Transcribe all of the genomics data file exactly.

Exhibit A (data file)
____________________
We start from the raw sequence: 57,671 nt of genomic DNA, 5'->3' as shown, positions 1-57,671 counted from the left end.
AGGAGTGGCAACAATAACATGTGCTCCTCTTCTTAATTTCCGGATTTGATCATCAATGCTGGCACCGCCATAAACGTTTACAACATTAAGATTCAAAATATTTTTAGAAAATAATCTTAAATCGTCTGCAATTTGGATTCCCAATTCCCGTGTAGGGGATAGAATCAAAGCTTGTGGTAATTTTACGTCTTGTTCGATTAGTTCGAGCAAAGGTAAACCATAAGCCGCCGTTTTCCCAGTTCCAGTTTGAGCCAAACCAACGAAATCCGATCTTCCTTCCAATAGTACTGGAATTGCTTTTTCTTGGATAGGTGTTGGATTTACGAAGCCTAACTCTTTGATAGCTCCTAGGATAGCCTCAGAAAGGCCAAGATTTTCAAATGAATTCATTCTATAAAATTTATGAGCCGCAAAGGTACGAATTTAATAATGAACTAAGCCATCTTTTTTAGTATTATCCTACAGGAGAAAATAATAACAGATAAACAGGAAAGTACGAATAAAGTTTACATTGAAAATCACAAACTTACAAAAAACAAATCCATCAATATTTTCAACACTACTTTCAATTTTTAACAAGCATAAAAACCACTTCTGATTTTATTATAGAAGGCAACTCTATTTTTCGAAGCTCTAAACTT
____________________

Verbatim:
We start from the raw sequence: 57,671 nt of genomic DNA, 5'->3' as shown, positions 1-57,671 counted from the left end.
AGGAGTGGCAACAATAACATGTGCTCCTCTTCTTAATTTCCGGATTTGATCATCAATGCTGGCACCGCCATAAACGTTTACAACATTAAGATTCAAAATATTTTTAGAAAATAATCTTAAATCGTCTGCAATTTGGATTCCCAATTCCCGTGTAGGGGATAGAATCAAAGCTTGTGGTAATTTTACGTCTTGTTCGATTAGTTCGAGCAAAGGTAAACCATAAGCCGCCGTTTTCCCAGTTCCAGTTTGAGCCAAACCAACGAAATCCGATCTTCCTTCCAATAGTACTGGAATTGCTTTTTCTTGGATAGGTGTTGGATTTACGAAGCCTAACTCTTTGATAGCTCCTAGGATAGCCTCAGAAAGGCCAAGATTTTCAAATGAATTCATTCTATAAAATTTATGAGCCGCAAAGGTACGAATTTAATAATGAACTAAGCCATCTTTTTTAGTATTATCCTACAGGAGAAAATAATAACAGATAAACAGGAAAGTACGAATAAAGTTTACATTGAAAATCACAAACTTACAAAAAACAAATCCATCAATATTTTCAACACTACTTTCAATTTTTAACAAGCATAAAAACCACTTCTGATTTTATTATAGAAGGCAACTCTATTTTTCGAAGCTCTAAACTT